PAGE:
Oxford, Cambridge put lectures online
For 800 years Oxford and Cambridge universities have competed in everything from Nobel prizes to boat races. The academic rivalry runs deep: Oxford has tutored 25 British prime ministers, while Cambridge claims Darwin and Newton as its own. But now the venerable institutions launch into battle on iTunes, taking their ancient competition into the 21st century.
The universities are simultaneously publishing about 450 hours of free audio and video podcasts of lectures, films and admissions guides for people to download to a computer or MP3 player. They will be available from iTunesu, the download provider’s university portal, where American institutions have been broadcasting their academic wares for some years.
Both universities will provide podcasts advising students on applications, how to choose a college, and how to prepare for an interview.
They deny that their simultaneous launch is designed to start an iTunes race, instead claiming it is a sign they are opening up to a wider audience. Both were happy to provide a rollcall of the great and the good who will be available for all under their respective university brands. It will inevitably invite accusations of a new battleground for the famous foes.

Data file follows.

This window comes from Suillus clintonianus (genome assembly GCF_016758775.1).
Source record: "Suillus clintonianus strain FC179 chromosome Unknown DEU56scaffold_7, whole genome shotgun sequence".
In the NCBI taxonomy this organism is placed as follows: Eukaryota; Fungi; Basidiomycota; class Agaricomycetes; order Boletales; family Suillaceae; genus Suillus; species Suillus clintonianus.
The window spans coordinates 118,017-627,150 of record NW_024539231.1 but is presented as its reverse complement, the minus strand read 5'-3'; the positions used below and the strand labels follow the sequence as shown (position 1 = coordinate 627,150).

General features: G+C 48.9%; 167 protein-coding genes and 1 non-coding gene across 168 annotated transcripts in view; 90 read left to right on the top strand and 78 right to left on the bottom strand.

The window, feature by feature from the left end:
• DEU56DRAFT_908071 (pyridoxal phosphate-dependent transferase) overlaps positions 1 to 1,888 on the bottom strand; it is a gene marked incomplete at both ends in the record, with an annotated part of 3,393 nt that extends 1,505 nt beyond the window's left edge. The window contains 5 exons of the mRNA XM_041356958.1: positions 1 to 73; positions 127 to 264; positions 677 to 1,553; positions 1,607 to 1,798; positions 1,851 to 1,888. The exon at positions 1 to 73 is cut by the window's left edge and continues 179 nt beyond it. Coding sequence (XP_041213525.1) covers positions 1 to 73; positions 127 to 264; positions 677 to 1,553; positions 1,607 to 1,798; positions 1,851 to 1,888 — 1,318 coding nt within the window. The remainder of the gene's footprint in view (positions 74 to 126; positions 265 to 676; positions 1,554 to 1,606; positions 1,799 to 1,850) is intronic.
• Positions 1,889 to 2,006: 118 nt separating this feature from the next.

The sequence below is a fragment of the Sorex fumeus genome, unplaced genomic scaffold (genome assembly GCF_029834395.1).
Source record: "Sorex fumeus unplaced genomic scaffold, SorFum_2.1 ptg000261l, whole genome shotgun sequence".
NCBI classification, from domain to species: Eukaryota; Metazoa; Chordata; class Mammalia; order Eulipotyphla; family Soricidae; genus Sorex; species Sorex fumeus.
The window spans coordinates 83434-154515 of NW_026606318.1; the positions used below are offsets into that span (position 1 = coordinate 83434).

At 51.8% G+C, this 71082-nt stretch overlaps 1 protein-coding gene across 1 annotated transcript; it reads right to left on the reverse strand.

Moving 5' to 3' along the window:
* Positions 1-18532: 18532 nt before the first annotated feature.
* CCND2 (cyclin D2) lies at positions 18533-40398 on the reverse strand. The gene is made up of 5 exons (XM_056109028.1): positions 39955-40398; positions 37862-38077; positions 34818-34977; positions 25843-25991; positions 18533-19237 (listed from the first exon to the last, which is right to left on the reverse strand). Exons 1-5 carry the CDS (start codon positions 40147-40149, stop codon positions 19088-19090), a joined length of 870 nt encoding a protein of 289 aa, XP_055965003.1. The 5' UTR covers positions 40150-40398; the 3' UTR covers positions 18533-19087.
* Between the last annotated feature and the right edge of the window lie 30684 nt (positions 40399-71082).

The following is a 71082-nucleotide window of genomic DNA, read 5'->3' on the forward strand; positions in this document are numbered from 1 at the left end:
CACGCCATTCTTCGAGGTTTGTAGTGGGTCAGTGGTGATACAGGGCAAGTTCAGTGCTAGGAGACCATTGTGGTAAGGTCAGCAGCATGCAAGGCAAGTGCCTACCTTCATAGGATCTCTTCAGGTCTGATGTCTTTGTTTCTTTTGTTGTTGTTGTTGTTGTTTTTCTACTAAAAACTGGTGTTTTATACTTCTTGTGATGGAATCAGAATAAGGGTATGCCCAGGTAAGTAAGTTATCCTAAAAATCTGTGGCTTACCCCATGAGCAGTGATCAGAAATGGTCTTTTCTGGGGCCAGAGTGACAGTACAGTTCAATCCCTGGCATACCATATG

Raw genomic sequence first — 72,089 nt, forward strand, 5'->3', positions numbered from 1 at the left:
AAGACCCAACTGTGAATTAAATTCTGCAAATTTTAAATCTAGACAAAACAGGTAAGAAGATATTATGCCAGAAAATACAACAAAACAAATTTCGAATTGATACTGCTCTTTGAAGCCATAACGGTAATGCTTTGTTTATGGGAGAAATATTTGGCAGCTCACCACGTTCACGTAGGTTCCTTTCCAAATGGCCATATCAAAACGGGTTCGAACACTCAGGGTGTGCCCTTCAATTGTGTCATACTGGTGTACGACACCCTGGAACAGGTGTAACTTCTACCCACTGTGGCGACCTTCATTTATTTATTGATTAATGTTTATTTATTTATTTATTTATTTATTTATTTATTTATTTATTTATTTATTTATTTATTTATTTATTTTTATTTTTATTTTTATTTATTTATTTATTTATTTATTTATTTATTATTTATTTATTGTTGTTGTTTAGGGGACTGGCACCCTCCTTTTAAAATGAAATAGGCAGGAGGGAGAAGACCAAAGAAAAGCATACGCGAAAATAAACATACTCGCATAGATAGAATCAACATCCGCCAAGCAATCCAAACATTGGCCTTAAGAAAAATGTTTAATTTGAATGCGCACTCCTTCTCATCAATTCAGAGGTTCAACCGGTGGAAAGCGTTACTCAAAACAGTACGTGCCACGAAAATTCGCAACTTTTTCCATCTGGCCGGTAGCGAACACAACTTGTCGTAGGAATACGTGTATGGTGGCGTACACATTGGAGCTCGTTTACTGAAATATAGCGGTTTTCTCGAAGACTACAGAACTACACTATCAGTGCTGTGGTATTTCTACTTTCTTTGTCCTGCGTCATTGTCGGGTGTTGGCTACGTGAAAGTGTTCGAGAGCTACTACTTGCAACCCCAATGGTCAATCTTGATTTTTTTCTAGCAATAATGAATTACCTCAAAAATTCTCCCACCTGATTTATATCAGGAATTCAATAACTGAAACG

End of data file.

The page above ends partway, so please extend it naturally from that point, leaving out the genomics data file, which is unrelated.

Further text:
For Oxford lectures come from Prof Joseph Stiglitz, former chief economist of the World Bank, Craig Venter, who led the private effort to sequence the human genome, Sir Nicholas Stern, the climate change academic, and the philosopher Julian Savulescu.
John Hood, Oxford’s vice-chancellor, said, “We hope that this service will make Oxford’s diverse range of audio and video material more widely accessible to applicants, alumni, supporters of the university, and the intellectually curious.” Cambridge features podcasts from the historian David Starkey, and the British foreign secretary, David Miliband, and downloads from St John’s College choir.
“It’s not just for students and potential students but for the wider public,” said Greg Hayman, head of communications at Cambridge. — The Guardian